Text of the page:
while house hunting.
"We had 32 people stay in motels four nights during the rodeo," he
said. "We have a lot of visitors who come for three nights to two weeks."
Saenz said that Anchor employees participate in leadership classes and
are encouraged to take positions of leadership in the community. He
serves on the Pecos-Barstow-Toyah ISD board of trustees and on the
Reeves County Appraisal District board of directors.
John Saenz is president of the rodeo committee, and Erasmo Acosta is
active in Little League and is on the Pecos Chamber of Commerce board of
Anchor's nomination for an enterprise zone must be approved by the Texas
Department of Commerce before it takes effect. Once that is approved,
they will be eligible for tax abatement.
The new rate will take effect Septemter 14 if the council approves the
ordinance on second reading on that date.
Charlotte Waight, Toyah mayor, told the council that they cannot afford
higher dumping fees.
"Our citizens are not paying $15 per month and businesses $45 a month
per dumpster," she said.
Paul Budlong has a contract to empty dumpsters and haul the waste to
Pecos in an old truck the city purchased, she said. He pays $24 per ton
to dump in the landfill.
Armando Gil, sanitation superintendent, said it costs the city $38 to
$40 per ton to operate the landfill.
"It wouldn't be feasible for us to continue at $24 a ton," he said.
"That's why we proposed to raise it to $50 and sill allow outsiders to
Councilman Randy Graham said he wants to discourage outside dumping to
keep the daily dump rate to 20 tons per day so the city may quality for
an exemption on lining the landfill to prevent water seepage.
"My idea when I drew it up was just to cover our costs," said city
attorney Scott Johnson. "We are losing money right now, and that makes
no sense at all to me."
Danny Rodriguez said the council "shortchanged ourselves in the figures"
when they set the $24 rate. "Now we have to do something that will hurt.
But we are faced with building another landfill and have to do something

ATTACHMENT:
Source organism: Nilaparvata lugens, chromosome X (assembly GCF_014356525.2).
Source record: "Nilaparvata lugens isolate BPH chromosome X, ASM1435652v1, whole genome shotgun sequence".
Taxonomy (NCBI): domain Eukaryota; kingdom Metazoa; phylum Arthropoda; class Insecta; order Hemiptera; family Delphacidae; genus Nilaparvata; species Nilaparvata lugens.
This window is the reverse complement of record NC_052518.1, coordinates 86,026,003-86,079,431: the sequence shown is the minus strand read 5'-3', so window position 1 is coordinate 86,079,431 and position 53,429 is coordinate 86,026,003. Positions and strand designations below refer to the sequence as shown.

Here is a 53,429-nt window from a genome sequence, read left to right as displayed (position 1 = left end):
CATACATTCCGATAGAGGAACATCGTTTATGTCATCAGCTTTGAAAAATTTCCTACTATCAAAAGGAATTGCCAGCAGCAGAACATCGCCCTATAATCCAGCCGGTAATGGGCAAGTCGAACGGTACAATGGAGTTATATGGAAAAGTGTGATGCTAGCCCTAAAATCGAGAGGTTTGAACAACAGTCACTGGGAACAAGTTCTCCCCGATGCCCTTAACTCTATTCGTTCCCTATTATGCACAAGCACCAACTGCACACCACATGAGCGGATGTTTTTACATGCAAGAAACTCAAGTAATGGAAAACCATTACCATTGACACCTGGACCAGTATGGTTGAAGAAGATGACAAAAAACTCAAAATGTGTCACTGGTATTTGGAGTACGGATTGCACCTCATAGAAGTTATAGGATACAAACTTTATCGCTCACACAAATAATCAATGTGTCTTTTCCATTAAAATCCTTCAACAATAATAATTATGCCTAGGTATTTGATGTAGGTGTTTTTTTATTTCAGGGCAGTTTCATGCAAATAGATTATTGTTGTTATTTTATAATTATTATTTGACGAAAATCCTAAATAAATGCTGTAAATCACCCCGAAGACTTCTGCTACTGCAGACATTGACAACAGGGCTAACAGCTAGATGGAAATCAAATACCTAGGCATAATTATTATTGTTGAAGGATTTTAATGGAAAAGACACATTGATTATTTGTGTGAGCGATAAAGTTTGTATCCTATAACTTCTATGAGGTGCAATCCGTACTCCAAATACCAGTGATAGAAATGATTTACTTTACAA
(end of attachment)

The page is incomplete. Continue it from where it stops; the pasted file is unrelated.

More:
to be able to finance it."
Gil said that Pecos alone will be dumping up to 24 tons per day with the
addition of Anchor's new line and an increase in inmates at the Reeves
County Detention Center.
David Madril said he met with prison officials Wednesday to start a
recycling program that should relieve some of that load.
Rodriguez said the schools have cut their waste to a minimum since
installing recycling bins. He said the city should help Madril
accellerate his recycling program to divert waste from the landfill.
Waight said the only alternative for Toyah to haul waste is to Penwell,
where the dumping charge is $24.64 per ton. "I don't believe our truck
would hold up to go to Penwell."
Johnson said that commercial haulers may choose to go to Penwell rather
than pay the $50 per ton in Pecos.
Hollomon Construction Co. of Odessa won the bid award for a 24-inch
water transmission line from the new water field in South Worsham to the
existing line near the Pecos River.
Hollomwn bid $249,403. Other bidders were Soil Conservation Contractors
of Pecos, $262,590; Alvin E. Stock Contractors of Eagle Pass, $266,700;
Rink's Lease Service of Levelland, $277,700; and Jarrell-Robin
Construction Co. of Logan, N.M., $281,850.
Engineer Frank X. Spencer & Associates had estimated the cost at
Water superintendent Octavio Garcia said the estimate included $9,000
for a 24-inch gate valve, and Hollomon's bid was $17,736. He said the
existing gate valve is in good condition and recommended that it be left
The council agreed to spend the extra $17,736 for pipe to extend the
Spencer said the city has grant funds of $256,500 and will add $18,800
from local funds, giving them a contingency fund of $26,897.
Jim Wafer Oil Co.'s low bid for fuel was approved, with the
understanding they could provide gascard service around the clock.
They bid 4.72 cents per gallon over cost for unleaded gasoline and
diesel and 7.44 over cost for bulk diesel.
Weat Texas Gas Inc. bid 5 cents over cost for unleaded gasoline and
diesel and 8 cents over for bulk diesel.
Pecos Chamber of Commerce reported that second-quarter bed tax receipts
First-quarter receipts of $27,689 were allocated as follows: Wdst of the
Pecos museum $2,956; Museum building fund, $7,911; and chamber
advertising/tourism committee, $15,823.
Jimmy Galindo presented a request from Santa Rosa Catholic Church's 16th
of September Fiestas committee to close streets around the church on
September 15, 16 and 17.
Locust and Peach would be closed on both sides of the fiesta site, and
Fourth Street would be closed between the two.
Police Chief Troy Moore said this is the plan that has been used in past